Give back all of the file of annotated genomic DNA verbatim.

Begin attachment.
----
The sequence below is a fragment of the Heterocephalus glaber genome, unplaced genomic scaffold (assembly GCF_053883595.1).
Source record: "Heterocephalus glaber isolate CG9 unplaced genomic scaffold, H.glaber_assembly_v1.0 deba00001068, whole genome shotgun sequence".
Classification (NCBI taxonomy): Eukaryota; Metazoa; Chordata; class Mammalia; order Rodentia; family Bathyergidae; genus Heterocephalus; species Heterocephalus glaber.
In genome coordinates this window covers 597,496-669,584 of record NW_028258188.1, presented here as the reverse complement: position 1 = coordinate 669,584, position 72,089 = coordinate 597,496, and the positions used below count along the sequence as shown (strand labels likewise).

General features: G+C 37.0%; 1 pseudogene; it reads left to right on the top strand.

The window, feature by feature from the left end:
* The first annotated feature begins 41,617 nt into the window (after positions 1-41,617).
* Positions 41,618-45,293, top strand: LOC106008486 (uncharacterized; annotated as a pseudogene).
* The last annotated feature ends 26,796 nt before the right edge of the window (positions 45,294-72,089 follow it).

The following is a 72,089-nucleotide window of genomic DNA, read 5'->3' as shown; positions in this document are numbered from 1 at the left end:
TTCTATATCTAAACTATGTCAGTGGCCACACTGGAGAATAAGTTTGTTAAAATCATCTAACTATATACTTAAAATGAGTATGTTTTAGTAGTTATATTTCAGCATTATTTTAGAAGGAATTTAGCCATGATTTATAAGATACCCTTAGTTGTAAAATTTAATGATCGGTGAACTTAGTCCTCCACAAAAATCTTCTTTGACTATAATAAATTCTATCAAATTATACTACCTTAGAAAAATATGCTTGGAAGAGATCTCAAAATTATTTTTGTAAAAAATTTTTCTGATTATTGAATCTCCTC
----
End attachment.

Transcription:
The sequence below is a fragment of the Heterocephalus glaber genome, unplaced genomic scaffold (assembly GCF_053883595.1).
Source record: "Heterocephalus glaber isolate CG9 unplaced genomic scaffold, H.glaber_assembly_v1.0 deba00001068, whole genome shotgun sequence".
Classification (NCBI taxonomy): Eukaryota; Metazoa; Chordata; class Mammalia; order Rodentia; family Bathyergidae; genus Heterocephalus; species Heterocephalus glaber.
In genome coordinates this window covers 597,496-669,584 of record NW_028258188.1, presented here as the reverse complement: position 1 = coordinate 669,584, position 72,089 = coordinate 597,496, and the positions used below count along the sequence as shown (strand labels likewise).

General features: G+C 37.0%; 1 pseudogene; it reads left to right on the top strand.

The window, feature by feature from the left end:
* The first annotated feature begins 41,617 nt into the window (after positions 1-41,617).
* Positions 41,618-45,293, top strand: LOC106008486 (uncharacterized; annotated as a pseudogene).
* The last annotated feature ends 26,796 nt before the right edge of the window (positions 45,294-72,089 follow it).

The following is a 72,089-nucleotide window of genomic DNA, read 5'->3' as shown; positions in this document are numbered from 1 at the left end:
TTCTATATCTAAACTATGTCAGTGGCCACACTGGAGAATAAGTTTGTTAAAATCATCTAACTATATACTTAAAATGAGTATGTTTTAGTAGTTATATTTCAGCATTATTTTAGAAGGAATTTAGCCATGATTTATAAGATACCCTTAGTTGTAAAATTTAATGATCGGTGAACTTAGTCCTCCACAAAAATCTTCTTTGACTATAATAAATTCTATCAAATTATACTACCTTAGAAAAATATGCTTGGAAGAGATCTCAAAATTATTTTTGTAAAAAATTTTTCTGATTATTGAATCTCCTC